In AAA the Bulls are well-past the middle of the season with 90 games of 143 played. (Note: one of the rainouts can’t be made up, so the Bulls will be one short of the scheduled 144.) For the Bulls, mid-season came back on 23 June when the team was playing in Indianapolis. We only have 53 games left (27 at home). Nevertheless, it sort of feels like the middle of the season, and our guys, except for the futures players and our All-Stars, are getting a bit of a break.
So, here’s some charts to kill the time while we’re waiting for baseball to start up again.
Up top, a look at how we stand in the International League’s South Division. Obviously, pretty good. We are 20 games above .500 and 9 games ahead of Charlotte.
The Runs Scored/Runs Allowed chart is really exceptional. There’s a sabremetrics idea called Pythagorean Expectation that crunches runs scored and runs allowed and comes up with a won-loss “expectation”. In the Bulls case it tells us we “should” be at 60-30 instead of 55-35. What does that mean? I’m not sure. Other than we have really been scoring a lot of runs and keeping the other guys from scoring as well. That is, the Bulls are a very good baseball team.
Another feature of the All-Star break is that major league teams start shuffling their rosters even more intensely than usual. That in turn means that our opponents are going to start looking very different from previous encounters. But this is a very intangible sort of thing likely to have more of an effect on internal team dynamics than the actual skill sets on display. A notable exception is the likelihood of seeing some extremes on the pitching side of things. That is, pitchers promoted too soon; or major leaguers down for a tuneup. In general, the Rays have not been prone to significant shuffling of players even in the September call-up season. Nor have they focused on “trade deadline” deals. But there’s a first time for everything and we’ve got some real depth here that they have to be looking at.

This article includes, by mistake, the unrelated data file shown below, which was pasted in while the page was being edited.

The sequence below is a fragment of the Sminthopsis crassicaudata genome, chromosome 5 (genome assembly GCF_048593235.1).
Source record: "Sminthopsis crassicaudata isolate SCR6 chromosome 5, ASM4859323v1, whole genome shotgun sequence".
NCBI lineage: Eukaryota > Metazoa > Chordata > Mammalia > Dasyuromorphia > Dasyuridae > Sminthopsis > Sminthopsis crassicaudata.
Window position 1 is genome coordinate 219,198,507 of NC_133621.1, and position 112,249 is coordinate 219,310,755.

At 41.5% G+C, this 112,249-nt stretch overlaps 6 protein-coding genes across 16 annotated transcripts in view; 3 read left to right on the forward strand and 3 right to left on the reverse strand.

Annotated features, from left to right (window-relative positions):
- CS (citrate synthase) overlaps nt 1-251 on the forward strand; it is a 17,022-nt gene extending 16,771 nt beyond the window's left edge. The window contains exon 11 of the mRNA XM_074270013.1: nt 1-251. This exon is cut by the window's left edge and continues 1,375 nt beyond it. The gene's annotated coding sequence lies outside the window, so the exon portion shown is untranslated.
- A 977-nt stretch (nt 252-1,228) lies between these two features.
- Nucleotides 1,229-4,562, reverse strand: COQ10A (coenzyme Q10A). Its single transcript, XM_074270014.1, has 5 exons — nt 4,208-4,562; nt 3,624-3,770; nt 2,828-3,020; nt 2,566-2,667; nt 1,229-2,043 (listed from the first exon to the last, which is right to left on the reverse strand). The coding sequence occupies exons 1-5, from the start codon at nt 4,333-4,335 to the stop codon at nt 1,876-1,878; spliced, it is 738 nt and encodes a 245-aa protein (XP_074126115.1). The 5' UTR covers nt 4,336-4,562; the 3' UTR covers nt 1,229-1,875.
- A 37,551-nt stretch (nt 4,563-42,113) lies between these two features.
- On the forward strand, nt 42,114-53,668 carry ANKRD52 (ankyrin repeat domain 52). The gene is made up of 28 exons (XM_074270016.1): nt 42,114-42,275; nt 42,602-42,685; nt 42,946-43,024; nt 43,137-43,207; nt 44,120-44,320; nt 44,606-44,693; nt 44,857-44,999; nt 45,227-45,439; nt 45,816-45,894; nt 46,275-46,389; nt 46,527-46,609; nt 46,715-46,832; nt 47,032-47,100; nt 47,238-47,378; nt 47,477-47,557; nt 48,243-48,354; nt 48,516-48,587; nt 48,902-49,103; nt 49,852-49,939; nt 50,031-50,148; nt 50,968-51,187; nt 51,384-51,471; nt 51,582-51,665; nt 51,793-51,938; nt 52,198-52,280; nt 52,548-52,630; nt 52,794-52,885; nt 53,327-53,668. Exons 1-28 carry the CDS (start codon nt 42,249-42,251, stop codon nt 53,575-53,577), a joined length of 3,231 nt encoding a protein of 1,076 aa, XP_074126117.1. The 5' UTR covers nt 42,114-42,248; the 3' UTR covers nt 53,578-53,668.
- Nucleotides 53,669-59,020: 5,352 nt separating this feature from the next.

Speaking of the Rays, here’s how they look at the break after 88 games. Notice that they are also 20 games above .500. Unfortunately, the Rays play in the American League East. In any other division they’d be looking at a shot at the Series for sure. As it is, if the season ended today, they would be the Wild Card. Since they are in the AL East, however, they will be chasing the Yankees (and racing the Red Sox) all year.
The Rays Runs Scored/Runs Allowed chart shows how they appear to have recovered from their June troubles. Their “Pythagorean Expectation” is 55-33 and the actual is 54-34.
How did our guys do in the Futures game? Pretty good. [Box] Jeremy Hellickson pitched two innings and got the win. Desmond Jennings batted lead-off, did not get a hit, but got on base three times (walk, hit-by-pitch, reached on error), and scored three of the U.S.’s 9 runs.
Justin Ruggiano was named Hitter of the Week in the International League. Pleased to see Justin get the recognition he deserves. It was a very good week for him. Here’s the press release.
Durham outfielder Justin Ruggiano hit .355 with 3 home runs during the past week, and led the International League with 11 RBI and 7 extra-base hits. He hit safely in all seven games and drove in at least one run in six of the seven games to help Durham maintain the largest advantage of any of the division leaders in the IL. Ruggiano showed his versatility this week starting games at each of the three outfield positions, and in addition to his power he also stole a base and was tied for 2nd in the IL with seven runs scored.
28-year-old Justin Ruggiano is in his seventh season of professional baseball, and his fourth with the Durham Bulls. He is a former mid-season and post-season International League All-Star. Ruggiano is a native of Austin, Texas.